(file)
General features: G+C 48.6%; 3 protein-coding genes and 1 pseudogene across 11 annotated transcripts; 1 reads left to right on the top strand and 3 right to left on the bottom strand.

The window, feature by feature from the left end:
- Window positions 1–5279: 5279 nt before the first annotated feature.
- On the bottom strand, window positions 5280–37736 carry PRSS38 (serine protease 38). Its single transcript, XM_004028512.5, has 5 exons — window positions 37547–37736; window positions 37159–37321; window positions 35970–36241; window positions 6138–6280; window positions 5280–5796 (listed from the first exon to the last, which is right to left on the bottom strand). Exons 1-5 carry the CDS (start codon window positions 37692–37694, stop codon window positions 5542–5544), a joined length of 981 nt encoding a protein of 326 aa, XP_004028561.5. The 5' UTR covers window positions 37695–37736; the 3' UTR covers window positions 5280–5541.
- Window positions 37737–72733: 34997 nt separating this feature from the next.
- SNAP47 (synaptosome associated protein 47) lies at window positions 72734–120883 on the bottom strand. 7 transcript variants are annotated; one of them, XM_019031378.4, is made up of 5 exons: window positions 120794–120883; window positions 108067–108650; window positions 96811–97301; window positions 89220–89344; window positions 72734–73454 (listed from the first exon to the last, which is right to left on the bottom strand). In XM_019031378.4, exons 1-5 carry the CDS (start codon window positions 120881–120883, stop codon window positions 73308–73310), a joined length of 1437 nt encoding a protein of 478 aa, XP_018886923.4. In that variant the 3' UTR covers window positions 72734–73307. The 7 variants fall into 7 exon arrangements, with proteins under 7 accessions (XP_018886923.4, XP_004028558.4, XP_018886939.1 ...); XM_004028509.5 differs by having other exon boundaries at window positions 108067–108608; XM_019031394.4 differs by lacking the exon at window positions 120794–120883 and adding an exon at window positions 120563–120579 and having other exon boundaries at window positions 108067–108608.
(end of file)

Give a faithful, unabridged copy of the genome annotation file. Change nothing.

General features: G+C 48.6%; 3 protein-coding genes and 1 pseudogene across 11 annotated transcripts; 1 reads left to right on the top strand and 3 right to left on the bottom strand.

The window, feature by feature from the left end:
- Window positions 1–5279: 5279 nt before the first annotated feature.
- On the bottom strand, window positions 5280–37736 carry PRSS38 (serine protease 38). Its single transcript, XM_004028512.5, has 5 exons — window positions 37547–37736; window positions 37159–37321; window positions 35970–36241; window positions 6138–6280; window positions 5280–5796 (listed from the first exon to the last, which is right to left on the bottom strand). Exons 1-5 carry the CDS (start codon window positions 37692–37694, stop codon window positions 5542–5544), a joined length of 981 nt encoding a protein of 326 aa, XP_004028561.5. The 5' UTR covers window positions 37695–37736; the 3' UTR covers window positions 5280–5541.
- Window positions 37737–72733: 34997 nt separating this feature from the next.
- SNAP47 (synaptosome associated protein 47) lies at window positions 72734–120883 on the bottom strand. 7 transcript variants are annotated; one of them, XM_019031378.4, is made up of 5 exons: window positions 120794–120883; window positions 108067–108650; window positions 96811–97301; window positions 89220–89344; window positions 72734–73454 (listed from the first exon to the last, which is right to left on the bottom strand). In XM_019031378.4, exons 1-5 carry the CDS (start codon window positions 120881–120883, stop codon window positions 73308–73310), a joined length of 1437 nt encoding a protein of 478 aa, XP_018886923.4. In that variant the 3' UTR covers window positions 72734–73307. The 7 variants fall into 7 exon arrangements, with proteins under 7 accessions (XP_018886923.4, XP_004028558.4, XP_018886939.1 ...); XM_004028509.5 differs by having other exon boundaries at window positions 108067–108608; XM_019031394.4 differs by lacking the exon at window positions 120794–120883 and adding an exon at window positions 120563–120579 and having other exon boundaries at window positions 108067–108608.